There was a beautiful sunrise over the mountains. It was a bit cool but we got warm with the exertion of climbing. I hadn't slept well and also had a headache (maybe from the altitude). Andy wanted to hurry up the hill to beat the rain...I couldn't keep up with him. We were NOT prepared for the teeny tiny town of Foncebaden.
There was not much to the town...4 Albergues, a restaurant, a small grocery store and a bunch of very old and very run down houses...most with boarded up widows and caved in walls and roofs. It was depressing and a bit oppressive especially in the rain. And this is the place we had picked to have our rest day... The guide had said it was "stirring back to life with the reawakening of the Camino. It was home to the 12th century hermit Gaucelmo who built a church and a simple pilgrim hospital here. A stark wooden cross adds a haunting beauty to this isolated mountain hamlet."
Only one place was open when we arrived. It was an An old Albergue with loud American music blaring, a fire going in the stove, funky stuff hanging on the walls, and a couple dozen people milling around to get out of the rain. He said they had a double room for is but it would not be ready until 10:00, so we waited. Talked with an interesting older couple from Borneo who were taking their time doing the Camino...very interesting people. We checked in again and were told the room would be ready at 11:00. When Andy finally saw the room it was a mattress on the floor in a room with a shelf but no chairs and a shared bathroom/shower. The second place was closed for the season.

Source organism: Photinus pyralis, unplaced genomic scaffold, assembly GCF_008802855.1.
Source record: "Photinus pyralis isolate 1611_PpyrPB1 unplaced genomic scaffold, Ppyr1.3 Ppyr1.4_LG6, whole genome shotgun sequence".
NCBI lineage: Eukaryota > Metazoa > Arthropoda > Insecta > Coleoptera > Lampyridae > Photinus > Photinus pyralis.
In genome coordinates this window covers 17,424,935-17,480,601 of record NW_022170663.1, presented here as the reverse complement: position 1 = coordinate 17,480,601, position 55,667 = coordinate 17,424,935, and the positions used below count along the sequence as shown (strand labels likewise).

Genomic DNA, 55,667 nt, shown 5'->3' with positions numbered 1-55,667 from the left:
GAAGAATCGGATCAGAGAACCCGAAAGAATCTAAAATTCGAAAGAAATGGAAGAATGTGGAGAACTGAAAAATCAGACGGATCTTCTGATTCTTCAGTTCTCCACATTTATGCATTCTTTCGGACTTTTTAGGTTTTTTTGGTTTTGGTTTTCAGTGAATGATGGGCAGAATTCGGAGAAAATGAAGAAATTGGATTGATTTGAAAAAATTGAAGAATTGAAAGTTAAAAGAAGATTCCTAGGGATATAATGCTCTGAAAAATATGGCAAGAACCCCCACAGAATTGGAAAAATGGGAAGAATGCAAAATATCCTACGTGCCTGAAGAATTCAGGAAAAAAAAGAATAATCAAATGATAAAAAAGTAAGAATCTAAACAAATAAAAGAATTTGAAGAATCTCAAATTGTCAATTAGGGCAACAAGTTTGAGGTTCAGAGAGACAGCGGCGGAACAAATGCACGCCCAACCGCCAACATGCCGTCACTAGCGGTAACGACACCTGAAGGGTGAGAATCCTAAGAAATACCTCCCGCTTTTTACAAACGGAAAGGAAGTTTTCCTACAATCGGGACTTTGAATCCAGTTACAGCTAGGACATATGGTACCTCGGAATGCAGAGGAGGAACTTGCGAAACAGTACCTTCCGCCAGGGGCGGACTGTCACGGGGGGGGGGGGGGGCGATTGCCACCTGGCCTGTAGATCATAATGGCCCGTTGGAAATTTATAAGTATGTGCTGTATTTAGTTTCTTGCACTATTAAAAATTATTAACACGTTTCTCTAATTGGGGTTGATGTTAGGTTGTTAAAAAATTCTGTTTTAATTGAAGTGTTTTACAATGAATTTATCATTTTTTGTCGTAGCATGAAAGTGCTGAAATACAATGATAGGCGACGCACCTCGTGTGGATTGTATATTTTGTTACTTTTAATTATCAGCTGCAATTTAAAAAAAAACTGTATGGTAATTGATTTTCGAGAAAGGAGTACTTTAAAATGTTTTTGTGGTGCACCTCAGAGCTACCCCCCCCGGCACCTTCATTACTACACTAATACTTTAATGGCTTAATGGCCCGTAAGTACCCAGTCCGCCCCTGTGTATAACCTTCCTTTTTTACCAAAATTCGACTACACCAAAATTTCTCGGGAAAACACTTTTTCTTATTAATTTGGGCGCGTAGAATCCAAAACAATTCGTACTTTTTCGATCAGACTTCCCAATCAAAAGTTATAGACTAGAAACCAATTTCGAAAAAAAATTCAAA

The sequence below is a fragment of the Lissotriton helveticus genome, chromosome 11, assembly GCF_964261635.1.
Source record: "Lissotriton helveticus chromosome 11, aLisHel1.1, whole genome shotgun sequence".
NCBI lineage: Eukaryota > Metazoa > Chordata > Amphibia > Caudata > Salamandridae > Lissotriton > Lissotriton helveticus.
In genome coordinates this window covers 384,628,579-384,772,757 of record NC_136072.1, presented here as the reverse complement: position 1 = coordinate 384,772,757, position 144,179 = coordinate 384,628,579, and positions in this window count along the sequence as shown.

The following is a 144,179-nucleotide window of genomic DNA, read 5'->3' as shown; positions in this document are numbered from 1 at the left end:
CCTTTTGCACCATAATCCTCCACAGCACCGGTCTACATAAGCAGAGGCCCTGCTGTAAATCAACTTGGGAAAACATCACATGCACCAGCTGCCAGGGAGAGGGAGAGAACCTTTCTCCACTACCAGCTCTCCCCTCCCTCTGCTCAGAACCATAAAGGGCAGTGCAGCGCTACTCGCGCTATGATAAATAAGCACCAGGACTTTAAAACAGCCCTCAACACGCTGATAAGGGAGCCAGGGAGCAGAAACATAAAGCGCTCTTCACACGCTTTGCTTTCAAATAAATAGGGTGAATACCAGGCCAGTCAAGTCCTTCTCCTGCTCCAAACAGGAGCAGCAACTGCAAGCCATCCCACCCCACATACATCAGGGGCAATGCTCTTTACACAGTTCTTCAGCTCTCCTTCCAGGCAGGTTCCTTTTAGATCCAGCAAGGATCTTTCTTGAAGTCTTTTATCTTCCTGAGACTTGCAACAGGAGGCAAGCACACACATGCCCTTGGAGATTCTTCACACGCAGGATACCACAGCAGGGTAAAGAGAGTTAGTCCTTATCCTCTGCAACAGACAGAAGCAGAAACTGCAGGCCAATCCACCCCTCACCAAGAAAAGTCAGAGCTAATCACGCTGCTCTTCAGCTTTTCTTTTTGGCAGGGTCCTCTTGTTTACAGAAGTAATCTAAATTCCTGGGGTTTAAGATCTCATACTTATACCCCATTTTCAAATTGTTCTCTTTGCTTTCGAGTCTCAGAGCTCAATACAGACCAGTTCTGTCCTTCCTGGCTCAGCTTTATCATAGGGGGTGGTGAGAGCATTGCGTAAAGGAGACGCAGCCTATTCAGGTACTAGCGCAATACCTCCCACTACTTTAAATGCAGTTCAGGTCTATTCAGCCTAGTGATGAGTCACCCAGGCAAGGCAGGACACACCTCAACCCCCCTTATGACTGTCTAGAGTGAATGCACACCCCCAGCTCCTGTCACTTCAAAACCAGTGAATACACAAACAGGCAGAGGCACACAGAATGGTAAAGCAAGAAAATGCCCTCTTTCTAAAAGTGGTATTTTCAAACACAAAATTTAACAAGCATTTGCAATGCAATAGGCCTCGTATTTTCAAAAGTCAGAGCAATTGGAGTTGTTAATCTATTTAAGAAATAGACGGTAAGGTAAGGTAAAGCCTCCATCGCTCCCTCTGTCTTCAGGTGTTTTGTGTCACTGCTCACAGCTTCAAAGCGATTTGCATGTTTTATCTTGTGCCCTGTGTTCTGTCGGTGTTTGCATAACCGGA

The next place was in a very old run down church. The bell tower looked like it could fall over any minute. It was a very basic parish hostel with 18 mattresses on the floor in one room. The last place didn't open until 1:00, so we sat in a bar and waited. It was an Albergue and had room, so we stayed there. Half of our rest day was not very restful, but we were off our feet!
We had lunch at a table in the grocery store, I walked around a bit, and Andy rested. I worked on clearing a bunch of pictures off the camera and read a little. Mid afternoon Dave and Barb arrived with some other folks we had met before. We talked a while and together found a Casa Rural place to stay for the next night. The gal who ran the Albergue was willing to call and make the reservations for us on my phone...worked well. We haven't done that before, but we did want to stay in a nicer private room for a night, even if it wasn't on our day off. As I understand it a Casa Rural is a home that has been made into a pension/small hotel. We have stayed in one before and liked it....they usually set out a buffet breakfast as well.
Dinner was included in the price of the stay at the Albergue Convento de Foncebaden. It was chilly and still a bit drippy so it was nice to stay in. Went to bed at about nine....
The patio for the Albergue where we stayed.